The menopause seems to have finally made its way into the public domain. Well, if TV, magazines and social media are anything to go by. Suddenly, it’s getting talked about a lot. Or perhaps it just seems like a lot when it’s a discussion that has been silenced for hundreds of years. There is still, in truth, a distinct sense that you do not talk about menstruation. About it starting, stopping, or any of the stuff that might happen in between.
And yet, I have always felt the need to talk openly about the cycle that has quite literally shaped three-quarters of my life. It has changed my body and ways of being in the world on a week-by-week basis. But, even now, as a woman in my 40s, I will be tentative about who I share that with, even among women. Why?
As Stella Duffy said when I met with her over Zoom to record Conversations: ‘We live in a culture that has told us to hide all evidence of our periods.’ It was an inspirational conversation about embodied postmenopause, existentialism
and Buddhism. I recommend having a listen to the podcast at Thresholds online.
Stella also points out the negativity of the current menopause debate, recognising that ‘…while the discussion absolutely had to swing this way…’, it has painted a bleak picture in the process. I recognise this. My 40- something friends and I regularly sit in a huddle and wonder what awaits us.
Even as I write all this, I am aware of an imagined reader on my shoulder, maybe lots of them, making disgusted faces and ushering me out of the room with fingers to their lips. I carry the collective shame around this. And I recognise the need to keep working on that because it should be possible to speak freely. Certainly, in the therapy room, but outside of it too.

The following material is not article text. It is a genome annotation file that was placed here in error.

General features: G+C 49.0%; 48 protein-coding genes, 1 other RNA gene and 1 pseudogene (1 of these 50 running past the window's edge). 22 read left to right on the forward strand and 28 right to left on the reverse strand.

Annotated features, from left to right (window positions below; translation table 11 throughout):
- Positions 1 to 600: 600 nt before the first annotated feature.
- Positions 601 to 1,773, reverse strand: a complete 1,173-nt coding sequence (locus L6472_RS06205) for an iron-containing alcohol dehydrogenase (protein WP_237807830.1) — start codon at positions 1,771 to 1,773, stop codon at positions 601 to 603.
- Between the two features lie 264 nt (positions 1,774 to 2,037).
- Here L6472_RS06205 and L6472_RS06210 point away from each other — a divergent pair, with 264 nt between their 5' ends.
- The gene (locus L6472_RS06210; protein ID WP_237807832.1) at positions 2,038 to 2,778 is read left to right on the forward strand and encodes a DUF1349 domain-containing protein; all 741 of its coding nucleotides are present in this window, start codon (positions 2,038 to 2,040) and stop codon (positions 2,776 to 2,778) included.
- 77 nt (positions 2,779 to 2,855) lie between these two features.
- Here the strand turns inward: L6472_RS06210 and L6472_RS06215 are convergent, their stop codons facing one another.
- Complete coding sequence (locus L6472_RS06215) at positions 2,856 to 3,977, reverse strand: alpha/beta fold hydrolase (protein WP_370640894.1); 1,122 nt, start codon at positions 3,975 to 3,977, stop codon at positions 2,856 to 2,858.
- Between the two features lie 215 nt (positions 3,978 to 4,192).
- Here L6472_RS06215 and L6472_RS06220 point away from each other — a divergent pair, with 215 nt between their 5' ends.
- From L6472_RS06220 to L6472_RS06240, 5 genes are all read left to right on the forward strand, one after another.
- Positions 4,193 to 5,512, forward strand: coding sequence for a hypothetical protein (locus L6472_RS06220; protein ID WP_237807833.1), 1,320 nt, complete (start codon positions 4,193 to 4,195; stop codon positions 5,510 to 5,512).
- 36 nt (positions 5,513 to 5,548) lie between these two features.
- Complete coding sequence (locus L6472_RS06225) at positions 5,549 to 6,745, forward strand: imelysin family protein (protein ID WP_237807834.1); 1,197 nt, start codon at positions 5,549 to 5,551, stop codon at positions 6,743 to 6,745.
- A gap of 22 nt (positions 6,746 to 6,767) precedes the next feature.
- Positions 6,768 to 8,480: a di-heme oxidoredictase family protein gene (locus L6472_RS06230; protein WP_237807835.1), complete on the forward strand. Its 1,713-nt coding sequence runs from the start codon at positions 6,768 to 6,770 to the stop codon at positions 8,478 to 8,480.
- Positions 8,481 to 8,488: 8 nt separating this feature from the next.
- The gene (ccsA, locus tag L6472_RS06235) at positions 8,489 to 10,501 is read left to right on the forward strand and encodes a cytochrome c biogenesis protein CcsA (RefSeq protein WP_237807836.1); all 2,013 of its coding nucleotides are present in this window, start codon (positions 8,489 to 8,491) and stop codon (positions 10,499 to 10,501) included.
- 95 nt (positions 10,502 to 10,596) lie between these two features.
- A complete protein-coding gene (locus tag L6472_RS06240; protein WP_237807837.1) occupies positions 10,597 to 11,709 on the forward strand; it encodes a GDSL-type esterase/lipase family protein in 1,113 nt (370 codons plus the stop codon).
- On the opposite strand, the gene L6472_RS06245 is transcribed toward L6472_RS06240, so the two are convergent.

And it’s a discussion that needs to be far wider than just the white, cisgender version.
Nina Kuypers talks about her work to raise awareness of black women’s experiences of menopause.
Emma Palmer offers an honest and intimate portrayal of what it is like to live with the constant changes that menstruating (and transitioning to stopping menstruating) bring, and asks how we reclaim and make visible the menopause.
What would it take for a true societal shift to take place around this? For ageing to be celebrated? And, is this a spiritual question?
How do we start to honour the values associated with age? If there’s a person who can shed some light on how to recognise and name a value, it’s Bridget Belgrave. The international Nonviolent Communication trainer shares her fascinating journey.
I realise that this is just the start of a discussion about menopause. And that it is part of something much wider about what ageing and transition look like in us all. If you’d like to write about these topics (or any other), either from a personal spiritual or practitioner perspective, please do get in touch.
Amy McCormack, Editor